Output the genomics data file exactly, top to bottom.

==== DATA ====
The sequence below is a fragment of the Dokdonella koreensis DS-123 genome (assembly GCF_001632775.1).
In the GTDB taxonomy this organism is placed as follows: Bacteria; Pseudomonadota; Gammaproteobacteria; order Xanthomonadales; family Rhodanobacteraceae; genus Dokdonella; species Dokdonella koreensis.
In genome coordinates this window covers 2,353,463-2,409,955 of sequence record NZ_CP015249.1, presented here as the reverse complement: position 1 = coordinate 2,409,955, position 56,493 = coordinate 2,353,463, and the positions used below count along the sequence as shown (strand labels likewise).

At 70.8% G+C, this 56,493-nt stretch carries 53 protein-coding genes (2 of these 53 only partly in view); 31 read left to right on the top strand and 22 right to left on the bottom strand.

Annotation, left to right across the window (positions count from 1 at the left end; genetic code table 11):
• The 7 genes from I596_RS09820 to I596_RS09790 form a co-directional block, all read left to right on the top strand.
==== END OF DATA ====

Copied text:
The sequence below is a fragment of the Dokdonella koreensis DS-123 genome (assembly GCF_001632775.1).
In the GTDB taxonomy this organism is placed as follows: Bacteria; Pseudomonadota; Gammaproteobacteria; order Xanthomonadales; family Rhodanobacteraceae; genus Dokdonella; species Dokdonella koreensis.
In genome coordinates this window covers 2,353,463-2,409,955 of sequence record NZ_CP015249.1, presented here as the reverse complement: position 1 = coordinate 2,409,955, position 56,493 = coordinate 2,353,463, and the positions used below count along the sequence as shown (strand labels likewise).

At 70.8% G+C, this 56,493-nt stretch carries 53 protein-coding genes (2 of these 53 only partly in view); 31 read left to right on the top strand and 22 right to left on the bottom strand.

Annotation, left to right across the window (positions count from 1 at the left end; genetic code table 11):
• The 7 genes from I596_RS09820 to I596_RS09790 form a co-directional block, all read left to right on the top strand.